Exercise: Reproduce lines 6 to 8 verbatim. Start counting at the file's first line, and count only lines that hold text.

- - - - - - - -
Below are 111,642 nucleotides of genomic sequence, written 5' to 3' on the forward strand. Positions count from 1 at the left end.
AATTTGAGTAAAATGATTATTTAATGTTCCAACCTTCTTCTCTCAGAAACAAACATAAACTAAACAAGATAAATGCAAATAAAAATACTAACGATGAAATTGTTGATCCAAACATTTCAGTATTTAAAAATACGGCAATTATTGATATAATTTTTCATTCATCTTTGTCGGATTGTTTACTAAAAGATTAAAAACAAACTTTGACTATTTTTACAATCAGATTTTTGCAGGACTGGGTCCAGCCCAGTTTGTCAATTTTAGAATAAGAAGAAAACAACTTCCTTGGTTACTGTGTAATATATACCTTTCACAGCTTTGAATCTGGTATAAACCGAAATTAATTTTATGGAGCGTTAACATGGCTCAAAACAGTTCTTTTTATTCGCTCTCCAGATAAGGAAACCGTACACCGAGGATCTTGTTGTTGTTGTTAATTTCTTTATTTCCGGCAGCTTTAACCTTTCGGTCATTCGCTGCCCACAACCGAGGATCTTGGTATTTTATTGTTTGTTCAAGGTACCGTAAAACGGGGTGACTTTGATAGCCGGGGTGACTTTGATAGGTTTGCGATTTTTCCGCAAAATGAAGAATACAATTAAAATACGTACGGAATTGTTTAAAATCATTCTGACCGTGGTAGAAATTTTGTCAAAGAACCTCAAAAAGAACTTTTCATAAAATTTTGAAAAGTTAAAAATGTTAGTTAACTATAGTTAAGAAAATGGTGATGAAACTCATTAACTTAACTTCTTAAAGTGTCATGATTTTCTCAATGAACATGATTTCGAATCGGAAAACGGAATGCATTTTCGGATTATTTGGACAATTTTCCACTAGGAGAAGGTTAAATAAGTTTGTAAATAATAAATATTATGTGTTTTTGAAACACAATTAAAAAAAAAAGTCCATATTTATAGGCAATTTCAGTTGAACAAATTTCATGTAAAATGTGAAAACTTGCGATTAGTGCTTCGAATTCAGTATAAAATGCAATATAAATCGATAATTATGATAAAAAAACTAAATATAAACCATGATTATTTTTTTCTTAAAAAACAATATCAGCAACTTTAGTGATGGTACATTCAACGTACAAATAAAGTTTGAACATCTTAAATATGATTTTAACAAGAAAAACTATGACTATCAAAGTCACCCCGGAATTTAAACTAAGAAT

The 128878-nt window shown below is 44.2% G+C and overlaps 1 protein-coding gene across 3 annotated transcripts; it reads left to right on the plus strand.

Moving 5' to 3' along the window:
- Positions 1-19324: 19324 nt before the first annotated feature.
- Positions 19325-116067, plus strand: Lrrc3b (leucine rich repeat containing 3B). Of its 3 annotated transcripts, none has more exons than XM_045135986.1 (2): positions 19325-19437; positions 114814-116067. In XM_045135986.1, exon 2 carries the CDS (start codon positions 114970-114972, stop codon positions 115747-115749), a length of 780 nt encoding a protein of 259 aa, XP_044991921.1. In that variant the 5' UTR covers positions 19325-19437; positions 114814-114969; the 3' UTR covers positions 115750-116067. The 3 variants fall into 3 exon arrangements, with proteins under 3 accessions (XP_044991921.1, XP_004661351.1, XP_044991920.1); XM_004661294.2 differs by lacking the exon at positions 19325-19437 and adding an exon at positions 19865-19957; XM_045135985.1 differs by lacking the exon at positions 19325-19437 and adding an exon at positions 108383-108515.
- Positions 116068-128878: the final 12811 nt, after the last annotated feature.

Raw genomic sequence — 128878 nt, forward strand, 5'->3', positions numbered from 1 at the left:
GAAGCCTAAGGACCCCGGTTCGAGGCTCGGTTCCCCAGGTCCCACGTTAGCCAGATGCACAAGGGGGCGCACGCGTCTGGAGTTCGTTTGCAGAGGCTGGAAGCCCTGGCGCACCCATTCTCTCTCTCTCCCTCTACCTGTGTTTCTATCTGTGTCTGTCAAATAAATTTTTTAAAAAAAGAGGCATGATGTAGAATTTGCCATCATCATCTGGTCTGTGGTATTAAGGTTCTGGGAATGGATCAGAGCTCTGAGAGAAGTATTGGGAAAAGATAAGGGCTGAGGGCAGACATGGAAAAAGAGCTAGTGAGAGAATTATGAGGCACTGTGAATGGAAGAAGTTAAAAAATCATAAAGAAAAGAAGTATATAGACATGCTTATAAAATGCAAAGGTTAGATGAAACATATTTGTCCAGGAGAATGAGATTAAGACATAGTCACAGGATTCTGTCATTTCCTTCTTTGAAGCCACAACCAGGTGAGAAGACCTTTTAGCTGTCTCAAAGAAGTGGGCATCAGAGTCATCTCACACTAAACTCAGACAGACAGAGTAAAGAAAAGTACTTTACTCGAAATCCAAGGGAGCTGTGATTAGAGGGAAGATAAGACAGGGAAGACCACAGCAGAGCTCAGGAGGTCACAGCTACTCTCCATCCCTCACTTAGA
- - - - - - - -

- Positions 19325-116067, plus strand: Lrrc3b (leucine rich repeat containing 3B). Of its 3 annotated transcripts, none has more exons than XM_045135986.1 (2): positions 19325-19437; positions 114814-116067. In XM_045135986.1, exon 2 carries the CDS (start codon positions 114970-114972, stop codon positions 115747-115749), a length of 780 nt encoding a protein of 259 aa, XP_044991921.1. In that variant the 5' UTR covers positions 19325-19437; positions 114814-114969; the 3' UTR covers positions 115750-116067. The 3 variants fall into 3 exon arrangements, with proteins under 3 accessions (XP_044991921.1, XP_004661351.1, XP_044991920.1); XM_004661294.2 differs by lacking the exon at positions 19325-19437 and adding an exon at positions 19865-19957; XM_045135985.1 differs by lacking the exon at positions 19325-19437 and adding an exon at positions 108383-108515.
- Positions 116068-128878: the final 12811 nt, after the last annotated feature.

Raw genomic sequence — 128878 nt, forward strand, 5'->3', positions numbered from 1 at the left: